** E-Health Telecommunication Systems and Networks** Vol.1 No.1(2012), Article ID:18068,6 pages DOI:10.4236/etsn.2012.11002

Energy-Constrained Duty-Cycle Optimization for Wireless Implanted Communication Devices

Shenzhen Institutes of Advanced Technology, Chinese Academy of Sciences, Shenzhen, China

Email: zhao.xu@siat.ac.cn

Received March 20, 2012; revised March 25, 2012; accepted March 30, 2012

**Keywords:** Energy Minimization; Energy Consumption Model; Channel Model; Duty-Cycle; Optimization; Cross-Layer

ABSTRACT

Energy minimization is an important goal in wireless implanted communication devices. In this context, a cross-layer method is used to optimize parameters in different layers of OSI model, but, there are still several challenges affecting the optimization algorithm. The first point is the accurate energy model, and the second point is the suitable channel model exclude traditional free space channel model. In this paper, we establish a system level accurate energy consumption model and build a suitable channel model for implanted communication devices; analysis the energy-constrained duty cycle optimization with a cross-layer method. Simulation results reveal that adaptive duty cycle to minimize the energy consumption of the wireless implanted communication system is implemented based on accurate energy consumption model and channel model. Simulation results show a good performance on energy saving.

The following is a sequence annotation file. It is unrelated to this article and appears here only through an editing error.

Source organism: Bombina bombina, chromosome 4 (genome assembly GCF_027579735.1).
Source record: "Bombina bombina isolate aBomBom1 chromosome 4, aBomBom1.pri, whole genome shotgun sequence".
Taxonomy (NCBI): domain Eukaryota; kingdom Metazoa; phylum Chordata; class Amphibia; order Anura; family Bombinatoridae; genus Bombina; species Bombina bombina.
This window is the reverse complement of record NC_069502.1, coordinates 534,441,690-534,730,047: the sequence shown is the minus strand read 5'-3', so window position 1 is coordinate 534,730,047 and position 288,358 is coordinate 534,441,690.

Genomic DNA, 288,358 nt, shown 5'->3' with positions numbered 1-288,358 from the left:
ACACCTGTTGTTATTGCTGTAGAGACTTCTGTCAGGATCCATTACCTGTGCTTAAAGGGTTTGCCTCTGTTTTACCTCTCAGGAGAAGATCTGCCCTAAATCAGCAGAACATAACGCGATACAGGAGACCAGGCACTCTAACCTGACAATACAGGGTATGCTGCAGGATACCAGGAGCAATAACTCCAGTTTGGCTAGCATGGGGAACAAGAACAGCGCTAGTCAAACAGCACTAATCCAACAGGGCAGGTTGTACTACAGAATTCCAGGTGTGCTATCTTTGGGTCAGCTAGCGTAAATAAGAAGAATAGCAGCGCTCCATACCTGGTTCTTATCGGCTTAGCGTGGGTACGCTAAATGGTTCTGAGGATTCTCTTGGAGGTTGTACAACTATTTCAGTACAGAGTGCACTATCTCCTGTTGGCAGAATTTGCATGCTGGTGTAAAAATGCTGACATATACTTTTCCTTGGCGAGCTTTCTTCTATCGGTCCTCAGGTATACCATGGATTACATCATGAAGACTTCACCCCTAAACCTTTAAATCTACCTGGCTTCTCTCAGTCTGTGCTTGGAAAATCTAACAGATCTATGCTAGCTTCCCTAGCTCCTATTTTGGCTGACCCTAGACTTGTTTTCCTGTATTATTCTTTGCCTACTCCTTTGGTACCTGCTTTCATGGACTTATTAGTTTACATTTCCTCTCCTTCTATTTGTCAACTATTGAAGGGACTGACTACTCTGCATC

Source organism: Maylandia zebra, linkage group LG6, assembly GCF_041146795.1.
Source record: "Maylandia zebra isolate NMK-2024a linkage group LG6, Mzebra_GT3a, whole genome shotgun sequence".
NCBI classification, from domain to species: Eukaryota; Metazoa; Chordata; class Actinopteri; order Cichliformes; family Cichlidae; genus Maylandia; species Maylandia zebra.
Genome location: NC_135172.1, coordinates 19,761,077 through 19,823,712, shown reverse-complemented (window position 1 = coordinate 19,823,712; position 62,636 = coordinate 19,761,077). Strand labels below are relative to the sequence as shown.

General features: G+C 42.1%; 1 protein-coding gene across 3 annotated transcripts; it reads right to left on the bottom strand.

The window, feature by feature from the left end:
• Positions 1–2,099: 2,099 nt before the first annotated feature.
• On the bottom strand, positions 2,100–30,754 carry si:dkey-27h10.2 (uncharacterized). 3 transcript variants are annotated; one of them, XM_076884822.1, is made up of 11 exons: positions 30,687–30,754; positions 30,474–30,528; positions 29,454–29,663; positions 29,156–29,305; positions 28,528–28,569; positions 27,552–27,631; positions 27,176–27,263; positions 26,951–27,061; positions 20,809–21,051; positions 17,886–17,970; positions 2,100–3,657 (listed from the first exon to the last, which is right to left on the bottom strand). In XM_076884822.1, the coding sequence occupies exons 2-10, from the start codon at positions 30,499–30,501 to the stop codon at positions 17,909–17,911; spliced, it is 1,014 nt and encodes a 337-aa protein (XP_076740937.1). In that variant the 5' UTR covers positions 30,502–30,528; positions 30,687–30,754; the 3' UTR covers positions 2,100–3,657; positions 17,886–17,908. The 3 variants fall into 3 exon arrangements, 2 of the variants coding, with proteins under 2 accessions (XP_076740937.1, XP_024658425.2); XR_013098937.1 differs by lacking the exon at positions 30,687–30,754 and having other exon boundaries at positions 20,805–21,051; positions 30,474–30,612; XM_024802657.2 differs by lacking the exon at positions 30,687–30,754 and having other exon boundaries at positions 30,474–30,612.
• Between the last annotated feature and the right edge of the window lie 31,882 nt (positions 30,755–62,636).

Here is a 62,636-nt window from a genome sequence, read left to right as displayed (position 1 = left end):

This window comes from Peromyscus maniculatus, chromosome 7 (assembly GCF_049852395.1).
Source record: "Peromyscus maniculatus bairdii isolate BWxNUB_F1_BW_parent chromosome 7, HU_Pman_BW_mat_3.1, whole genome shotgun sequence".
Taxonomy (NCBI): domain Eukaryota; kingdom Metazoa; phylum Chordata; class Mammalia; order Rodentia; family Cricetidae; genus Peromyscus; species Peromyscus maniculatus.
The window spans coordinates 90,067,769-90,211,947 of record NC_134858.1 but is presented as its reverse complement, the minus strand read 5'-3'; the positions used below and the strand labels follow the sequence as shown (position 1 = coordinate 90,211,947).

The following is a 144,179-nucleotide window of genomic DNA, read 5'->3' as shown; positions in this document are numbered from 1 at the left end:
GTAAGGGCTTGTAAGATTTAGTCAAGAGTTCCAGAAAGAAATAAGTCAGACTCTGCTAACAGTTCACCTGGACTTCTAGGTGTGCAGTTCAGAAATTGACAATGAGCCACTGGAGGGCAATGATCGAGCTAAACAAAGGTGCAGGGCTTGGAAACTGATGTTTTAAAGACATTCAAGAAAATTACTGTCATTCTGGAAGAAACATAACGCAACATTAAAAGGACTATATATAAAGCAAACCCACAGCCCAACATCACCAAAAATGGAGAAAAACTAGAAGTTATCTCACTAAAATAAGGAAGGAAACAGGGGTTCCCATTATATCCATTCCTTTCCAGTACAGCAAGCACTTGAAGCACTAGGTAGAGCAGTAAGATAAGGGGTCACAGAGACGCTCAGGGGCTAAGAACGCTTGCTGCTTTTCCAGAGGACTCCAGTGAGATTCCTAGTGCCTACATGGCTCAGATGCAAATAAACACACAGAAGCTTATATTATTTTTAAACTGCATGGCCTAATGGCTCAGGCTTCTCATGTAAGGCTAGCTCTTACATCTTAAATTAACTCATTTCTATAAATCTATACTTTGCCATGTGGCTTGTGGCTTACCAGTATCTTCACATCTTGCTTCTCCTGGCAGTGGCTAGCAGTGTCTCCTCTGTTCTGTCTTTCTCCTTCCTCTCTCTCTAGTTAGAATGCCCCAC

1. Introduction

The rapid developments of wireless communication and low power implanted techniques have opened up new frontiers in the race to conquer healthcare challenges. As wireless sensor networking technology comes into reality, it brings the revolution of E-Health application and new challenge of limited energy consumption, especially for implanted communication devices operating without battery replacement in a long time. For instance, capsule endoscopy needs to work continuously in human body for over 8 hours. Even, as to wireless pacemaker, it’ll operate inside the heart for many years. Therefore, the “battery gap” [1] makes energy saving become a very important consideration for the green E-Health application.